The Legacy of Luther -Part 2

Was Luther all that important? Were his reforms needed? Was the Reformation itself really necessary? Today we look sections of one of the sixteen documents of the Second Vatican Council to see what the Catholic church truly teaches. We see that even 400 years later the Catholic church still rejects the gospel of salvation by grace alone, through faith alone, through Christ alone, completed on the cross, as revealed in scripture alone to the glory of God alone. Luther’s reforms were, yea, are still needed.

“…the liturgy, ‘through which the work of our redemption is accomplished,'”

-Vatican II: Sacrosanctum concilium, Constitution on the Sacred Liturgy, 1963, I

” At the Last Supper, on the night when He was betrayed, our Saviour instituted the eucharistic sacrifice of His Body and Blood. He did this in order to perpetuate the sacrifice of the Cross throughout the centuries until He should come again…a paschal banquet in which Christ is eaten…”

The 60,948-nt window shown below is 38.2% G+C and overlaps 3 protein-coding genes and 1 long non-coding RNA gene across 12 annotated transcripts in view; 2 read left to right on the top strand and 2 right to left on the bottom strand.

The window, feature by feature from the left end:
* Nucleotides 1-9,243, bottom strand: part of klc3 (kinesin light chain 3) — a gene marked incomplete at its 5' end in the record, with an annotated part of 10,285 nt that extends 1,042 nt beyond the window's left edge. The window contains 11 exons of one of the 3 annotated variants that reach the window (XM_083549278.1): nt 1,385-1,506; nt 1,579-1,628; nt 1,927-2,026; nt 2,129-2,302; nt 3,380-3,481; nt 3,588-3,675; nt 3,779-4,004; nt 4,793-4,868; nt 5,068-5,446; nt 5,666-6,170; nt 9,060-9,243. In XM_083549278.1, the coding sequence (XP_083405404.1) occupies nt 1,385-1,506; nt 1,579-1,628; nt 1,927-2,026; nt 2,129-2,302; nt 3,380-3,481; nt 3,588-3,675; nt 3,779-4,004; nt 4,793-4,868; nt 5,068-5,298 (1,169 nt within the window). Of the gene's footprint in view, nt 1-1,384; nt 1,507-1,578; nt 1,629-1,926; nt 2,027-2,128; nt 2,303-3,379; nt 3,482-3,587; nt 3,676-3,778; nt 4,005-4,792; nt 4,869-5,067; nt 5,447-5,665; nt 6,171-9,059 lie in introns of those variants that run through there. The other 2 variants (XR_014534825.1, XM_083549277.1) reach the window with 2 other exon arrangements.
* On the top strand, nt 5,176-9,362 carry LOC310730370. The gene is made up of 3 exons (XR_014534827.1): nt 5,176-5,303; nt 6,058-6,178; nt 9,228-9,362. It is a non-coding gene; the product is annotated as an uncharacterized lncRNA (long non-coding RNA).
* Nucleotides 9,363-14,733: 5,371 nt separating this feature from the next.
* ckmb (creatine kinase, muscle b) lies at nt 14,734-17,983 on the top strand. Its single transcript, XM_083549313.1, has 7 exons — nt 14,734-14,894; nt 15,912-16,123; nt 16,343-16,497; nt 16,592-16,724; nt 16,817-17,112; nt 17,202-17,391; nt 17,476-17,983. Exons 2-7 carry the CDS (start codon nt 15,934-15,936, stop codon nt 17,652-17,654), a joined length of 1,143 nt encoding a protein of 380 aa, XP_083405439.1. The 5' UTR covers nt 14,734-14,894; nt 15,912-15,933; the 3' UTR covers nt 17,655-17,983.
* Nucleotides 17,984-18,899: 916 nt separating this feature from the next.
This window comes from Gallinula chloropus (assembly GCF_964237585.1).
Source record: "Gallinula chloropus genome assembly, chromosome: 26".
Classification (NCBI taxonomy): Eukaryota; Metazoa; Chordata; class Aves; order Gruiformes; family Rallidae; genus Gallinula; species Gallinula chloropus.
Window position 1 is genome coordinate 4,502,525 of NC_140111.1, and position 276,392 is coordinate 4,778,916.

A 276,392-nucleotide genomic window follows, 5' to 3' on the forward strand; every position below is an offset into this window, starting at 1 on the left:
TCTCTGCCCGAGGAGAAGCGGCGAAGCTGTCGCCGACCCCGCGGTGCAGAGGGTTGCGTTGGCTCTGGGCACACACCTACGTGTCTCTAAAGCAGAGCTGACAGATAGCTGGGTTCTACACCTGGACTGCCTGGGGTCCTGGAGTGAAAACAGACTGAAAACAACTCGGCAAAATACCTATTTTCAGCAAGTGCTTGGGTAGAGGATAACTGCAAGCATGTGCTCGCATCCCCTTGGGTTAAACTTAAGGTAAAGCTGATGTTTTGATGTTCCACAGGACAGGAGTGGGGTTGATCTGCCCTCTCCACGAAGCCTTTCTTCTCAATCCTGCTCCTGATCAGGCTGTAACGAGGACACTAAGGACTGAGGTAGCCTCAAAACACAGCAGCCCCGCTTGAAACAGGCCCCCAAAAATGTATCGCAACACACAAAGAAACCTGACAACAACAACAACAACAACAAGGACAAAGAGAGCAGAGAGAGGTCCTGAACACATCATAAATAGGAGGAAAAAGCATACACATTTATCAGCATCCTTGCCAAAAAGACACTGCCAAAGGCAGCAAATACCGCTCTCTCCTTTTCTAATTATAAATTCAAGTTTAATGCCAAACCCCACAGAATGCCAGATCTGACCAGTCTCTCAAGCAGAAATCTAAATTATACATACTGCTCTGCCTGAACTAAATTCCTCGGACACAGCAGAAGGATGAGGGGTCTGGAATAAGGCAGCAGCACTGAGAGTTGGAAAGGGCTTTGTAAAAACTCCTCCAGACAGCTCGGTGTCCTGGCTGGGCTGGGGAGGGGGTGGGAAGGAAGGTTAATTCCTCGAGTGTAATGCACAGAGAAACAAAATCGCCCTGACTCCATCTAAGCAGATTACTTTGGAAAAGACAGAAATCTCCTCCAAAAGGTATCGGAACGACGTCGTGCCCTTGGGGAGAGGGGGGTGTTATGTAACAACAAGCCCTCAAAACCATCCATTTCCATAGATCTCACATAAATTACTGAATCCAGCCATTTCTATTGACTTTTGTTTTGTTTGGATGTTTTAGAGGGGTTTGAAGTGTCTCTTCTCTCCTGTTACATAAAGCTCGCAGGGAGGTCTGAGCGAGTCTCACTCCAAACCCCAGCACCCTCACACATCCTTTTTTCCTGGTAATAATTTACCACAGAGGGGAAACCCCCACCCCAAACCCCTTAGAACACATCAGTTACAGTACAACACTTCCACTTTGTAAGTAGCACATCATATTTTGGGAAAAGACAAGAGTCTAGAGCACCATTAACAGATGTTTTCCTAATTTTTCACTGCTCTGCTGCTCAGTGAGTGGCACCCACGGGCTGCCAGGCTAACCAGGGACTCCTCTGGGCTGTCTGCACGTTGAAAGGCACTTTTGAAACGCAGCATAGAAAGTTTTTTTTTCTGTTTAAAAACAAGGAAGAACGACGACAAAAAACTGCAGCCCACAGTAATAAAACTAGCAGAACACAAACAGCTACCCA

-Vatican II: Sacrosanctum concilium, Constitution on the Sacred Liturgy, 1963, II

“…for well-disposed members of the faithful, the liturgy of the sacraments and sacramentals sanctifies almost every event in their lives; they are given access to the stream of divine grace which flows from the paschal mystery of the passion, death, the resurrection of Christ, the font from which all sacraments and sacramentals draw their power….”

-Vatican II: Sacrosanctum concilium, Constitution on the Sacred Liturgy, 1963, III

“…[Christ Jesus] continues His priestly work through the agency of His Church, which is ceaselessly engaged in praising the Lord and interceding for the salvation of the whole world. She does this, not only by celebrating the eucharist, but also in other ways, especially by praying the divine office.”

-Vatican II: Sacrosanctum concilium, Constitution on the Sacred Liturgy, 1963, IV